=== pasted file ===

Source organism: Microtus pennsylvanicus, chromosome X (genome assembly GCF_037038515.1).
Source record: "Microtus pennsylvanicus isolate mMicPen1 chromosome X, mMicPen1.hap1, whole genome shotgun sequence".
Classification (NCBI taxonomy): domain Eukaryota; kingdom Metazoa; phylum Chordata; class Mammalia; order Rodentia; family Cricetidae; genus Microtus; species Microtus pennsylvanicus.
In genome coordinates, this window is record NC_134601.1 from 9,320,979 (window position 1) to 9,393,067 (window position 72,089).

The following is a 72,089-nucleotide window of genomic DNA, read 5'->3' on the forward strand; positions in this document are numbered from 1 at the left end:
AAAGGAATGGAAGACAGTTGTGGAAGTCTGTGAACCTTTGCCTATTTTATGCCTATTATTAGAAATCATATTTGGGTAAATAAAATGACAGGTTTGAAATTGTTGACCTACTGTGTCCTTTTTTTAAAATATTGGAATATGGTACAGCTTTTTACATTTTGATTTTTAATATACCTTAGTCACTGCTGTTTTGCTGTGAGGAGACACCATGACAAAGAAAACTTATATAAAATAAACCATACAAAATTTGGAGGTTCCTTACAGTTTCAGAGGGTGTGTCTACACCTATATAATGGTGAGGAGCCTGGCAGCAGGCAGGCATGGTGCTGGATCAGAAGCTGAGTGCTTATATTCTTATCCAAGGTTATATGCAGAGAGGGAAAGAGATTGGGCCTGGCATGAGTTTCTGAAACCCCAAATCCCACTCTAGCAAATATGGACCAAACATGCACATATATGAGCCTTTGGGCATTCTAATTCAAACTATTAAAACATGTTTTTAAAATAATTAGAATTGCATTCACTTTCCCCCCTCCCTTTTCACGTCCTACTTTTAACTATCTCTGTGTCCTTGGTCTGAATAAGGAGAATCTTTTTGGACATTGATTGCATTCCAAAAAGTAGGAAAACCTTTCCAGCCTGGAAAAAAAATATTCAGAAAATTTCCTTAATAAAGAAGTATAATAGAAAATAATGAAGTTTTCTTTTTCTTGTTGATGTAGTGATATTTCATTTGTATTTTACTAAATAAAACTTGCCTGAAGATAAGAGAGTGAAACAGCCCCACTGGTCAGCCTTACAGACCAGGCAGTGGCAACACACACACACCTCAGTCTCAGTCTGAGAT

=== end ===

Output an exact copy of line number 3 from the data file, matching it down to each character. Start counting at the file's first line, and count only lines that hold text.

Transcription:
Classification (NCBI taxonomy): domain Eukaryota; kingdom Metazoa; phylum Chordata; class Mammalia; order Rodentia; family Cricetidae; genus Microtus; species Microtus pennsylvanicus.